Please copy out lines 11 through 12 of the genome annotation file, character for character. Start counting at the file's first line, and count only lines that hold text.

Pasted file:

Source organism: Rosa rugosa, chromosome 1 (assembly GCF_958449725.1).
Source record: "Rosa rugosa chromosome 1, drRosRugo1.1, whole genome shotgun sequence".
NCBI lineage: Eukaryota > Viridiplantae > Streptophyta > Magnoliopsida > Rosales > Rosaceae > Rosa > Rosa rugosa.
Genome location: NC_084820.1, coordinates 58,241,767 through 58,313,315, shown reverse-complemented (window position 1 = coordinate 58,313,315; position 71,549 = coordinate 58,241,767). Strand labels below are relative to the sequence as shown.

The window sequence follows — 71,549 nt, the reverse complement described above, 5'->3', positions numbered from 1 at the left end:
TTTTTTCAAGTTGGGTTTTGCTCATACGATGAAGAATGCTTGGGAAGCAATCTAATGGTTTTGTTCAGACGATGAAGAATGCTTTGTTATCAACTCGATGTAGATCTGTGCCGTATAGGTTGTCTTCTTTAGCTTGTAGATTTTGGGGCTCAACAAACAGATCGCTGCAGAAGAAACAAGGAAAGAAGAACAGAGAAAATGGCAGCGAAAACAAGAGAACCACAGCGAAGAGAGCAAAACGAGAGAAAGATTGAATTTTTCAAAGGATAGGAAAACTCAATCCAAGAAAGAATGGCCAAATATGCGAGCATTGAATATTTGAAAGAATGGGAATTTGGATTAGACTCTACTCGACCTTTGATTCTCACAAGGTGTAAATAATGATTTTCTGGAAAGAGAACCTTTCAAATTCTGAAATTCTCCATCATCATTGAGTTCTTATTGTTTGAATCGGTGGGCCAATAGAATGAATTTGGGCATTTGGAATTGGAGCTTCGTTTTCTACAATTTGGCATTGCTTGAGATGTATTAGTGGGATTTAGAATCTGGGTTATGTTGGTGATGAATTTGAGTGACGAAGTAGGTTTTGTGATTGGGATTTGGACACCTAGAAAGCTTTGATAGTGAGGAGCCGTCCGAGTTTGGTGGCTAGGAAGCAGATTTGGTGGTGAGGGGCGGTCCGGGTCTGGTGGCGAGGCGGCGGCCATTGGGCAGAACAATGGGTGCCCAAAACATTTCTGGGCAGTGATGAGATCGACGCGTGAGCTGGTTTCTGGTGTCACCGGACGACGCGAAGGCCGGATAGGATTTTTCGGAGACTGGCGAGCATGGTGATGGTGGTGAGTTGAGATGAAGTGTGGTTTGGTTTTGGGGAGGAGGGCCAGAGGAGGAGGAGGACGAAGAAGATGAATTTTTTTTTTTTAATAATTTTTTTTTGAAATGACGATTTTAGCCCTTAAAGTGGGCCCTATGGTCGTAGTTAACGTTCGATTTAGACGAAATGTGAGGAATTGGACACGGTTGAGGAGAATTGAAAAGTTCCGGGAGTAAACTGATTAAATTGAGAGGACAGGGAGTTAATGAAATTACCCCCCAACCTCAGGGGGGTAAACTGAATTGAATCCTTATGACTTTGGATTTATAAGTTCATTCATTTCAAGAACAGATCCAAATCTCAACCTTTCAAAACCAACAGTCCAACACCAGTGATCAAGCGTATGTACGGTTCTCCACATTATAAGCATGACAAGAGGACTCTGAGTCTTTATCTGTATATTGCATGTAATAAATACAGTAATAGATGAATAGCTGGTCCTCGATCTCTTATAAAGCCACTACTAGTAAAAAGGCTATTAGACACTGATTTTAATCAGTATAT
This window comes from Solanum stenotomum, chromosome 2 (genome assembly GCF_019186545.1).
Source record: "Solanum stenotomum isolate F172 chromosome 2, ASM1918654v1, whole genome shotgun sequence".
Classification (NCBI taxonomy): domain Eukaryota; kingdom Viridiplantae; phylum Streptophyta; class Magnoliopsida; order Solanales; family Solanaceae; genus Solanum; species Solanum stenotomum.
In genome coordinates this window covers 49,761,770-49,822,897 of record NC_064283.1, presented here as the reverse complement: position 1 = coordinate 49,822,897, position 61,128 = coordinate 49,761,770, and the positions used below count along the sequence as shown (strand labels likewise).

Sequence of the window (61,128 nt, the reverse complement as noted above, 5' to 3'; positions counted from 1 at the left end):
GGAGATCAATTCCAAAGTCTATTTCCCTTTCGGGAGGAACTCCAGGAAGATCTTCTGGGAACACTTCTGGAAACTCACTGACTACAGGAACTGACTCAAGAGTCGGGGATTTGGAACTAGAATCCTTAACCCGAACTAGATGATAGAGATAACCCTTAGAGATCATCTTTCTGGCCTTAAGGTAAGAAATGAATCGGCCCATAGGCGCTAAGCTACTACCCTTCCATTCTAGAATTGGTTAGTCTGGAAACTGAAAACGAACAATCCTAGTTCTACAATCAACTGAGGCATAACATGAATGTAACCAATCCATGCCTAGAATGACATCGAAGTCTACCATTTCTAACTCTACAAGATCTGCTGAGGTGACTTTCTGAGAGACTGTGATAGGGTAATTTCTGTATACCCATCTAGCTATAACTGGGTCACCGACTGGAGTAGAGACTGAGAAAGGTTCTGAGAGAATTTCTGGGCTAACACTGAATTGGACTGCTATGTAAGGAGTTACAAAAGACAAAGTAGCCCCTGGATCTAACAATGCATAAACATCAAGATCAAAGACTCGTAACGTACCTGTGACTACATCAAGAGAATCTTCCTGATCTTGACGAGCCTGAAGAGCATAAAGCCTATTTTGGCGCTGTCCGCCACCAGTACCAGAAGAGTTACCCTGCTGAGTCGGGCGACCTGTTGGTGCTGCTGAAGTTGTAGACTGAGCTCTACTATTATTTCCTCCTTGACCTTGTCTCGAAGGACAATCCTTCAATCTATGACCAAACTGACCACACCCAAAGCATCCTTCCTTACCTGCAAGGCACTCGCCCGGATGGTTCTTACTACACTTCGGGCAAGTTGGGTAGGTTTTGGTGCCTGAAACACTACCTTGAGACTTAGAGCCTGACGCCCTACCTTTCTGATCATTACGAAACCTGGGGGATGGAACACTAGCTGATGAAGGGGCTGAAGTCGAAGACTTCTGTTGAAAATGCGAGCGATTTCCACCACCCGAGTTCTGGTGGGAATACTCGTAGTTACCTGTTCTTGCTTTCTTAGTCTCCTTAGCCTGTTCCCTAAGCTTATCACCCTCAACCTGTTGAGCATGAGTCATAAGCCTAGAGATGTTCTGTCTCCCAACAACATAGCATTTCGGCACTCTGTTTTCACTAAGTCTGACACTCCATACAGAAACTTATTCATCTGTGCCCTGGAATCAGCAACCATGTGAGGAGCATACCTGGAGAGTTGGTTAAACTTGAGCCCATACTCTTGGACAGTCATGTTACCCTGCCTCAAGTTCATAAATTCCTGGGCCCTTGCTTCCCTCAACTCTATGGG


Sequence of the window (61,128 nt, the reverse complement as noted above, 5' to 3'; positions counted from 1 at the left end):
GGAGATCAATTCCAAAGTCTATTTCCCTTTCGGGAGGAACTCCAGGAAGATCTTCTGGGAACACTTCTGGAAACTCACTGACTACAGGAACTGACTCAAGAGTCGGGGATTTGGAACTAGAATCCTTAACCCGAACTAGATGATAGAGATAACCCTTAGAGATCATCTTTCTGGCCTTAAGGTAAGAAATGAATCGGCCCATAGGCGCTAAGCTACTACCCTTCCATTCTAGAATTGGTTAGTCTGGAAACTGAAAACGAACAATCCTAGTTCTACAATCAACTGAGGCATAACATGAATGTAACCAATCCATGCCTAGAATGACATCGAAGTCTACCATTTCTAACTCTACAAGATCTGCTGAGGTGACTTTCTGAGAGACTGTGATAGGGTAATTTCTGTATACCCATCTAGCTATAACTGGGTCACCGACTGGAGTAGAGACTGAGAAAGGTTCTGAGAGAATTTCTGGGCTAACACTGAATTGGACTGCTATGTAAGGAGTTACAAAAGACAAAGTAGCCCCTGGATCTAACAATGCATAAACATCAAGATCAAAGACTCGTAACGTACCTGTGACTACATCAAGAGAATCTTCCTGATCTTGACGAGCCTGAAGAGCATAAAGCCTATTTTGGCGCTGTCCGCCACCAGTACCAGAAGAGTTACCCTGCTGAGTCGGGCGACCTGTTGGTGCTGCTGAAGTTGTAGACTGAGCTCTACTATTATTTCCTCCTTGACCTTGTCTCGAAGGACAATCCTTCAATCTATGACCAAACTGACCACACCCAAAGCATCCTTCCTTACCTGCAAGGCACTCGCCCGGATGGTTCTTACTACACTTCGGGCAAGTTGGGTAGGTTTTGGTGCCTGAAACACTACCTTGAGACTTAGAGCCTGACGCCCTACCTTTCTGATCATTACGAAACCTGGGGGATGGAACACTAGCTGATGAAGGGGCTGAAGTCGAAGACTTCTGTTGAAAATGCGAGCGATTTCCACCACCCGAGTTCTGGTGGGAATACTCGTAGTTACCTGTTCTTGCTTTCTTAGTCTCCTTAGCCTGTTCCCTAAGCTTATCACCCTCAACCTGTTGAGCATGAGTCATAAGCCTAGAGATGTTCTGTCTCCCAACAACATAGCATTTCGGCACTCTGTTTTCACTAAGTCTGACACTCCATACAGAAACTTATTCATCTGTGCCCTGGAATCAGCAACCATGTGAGGAGCATACCTGGAGAGTTGGTTAAACTTGAGCCCATACTCTTGGACAGTCATGTTACCCTGCCTCAAGTTCATAAATTCCTGGGCCCTTGCTTCCCTCAACTCTATGGG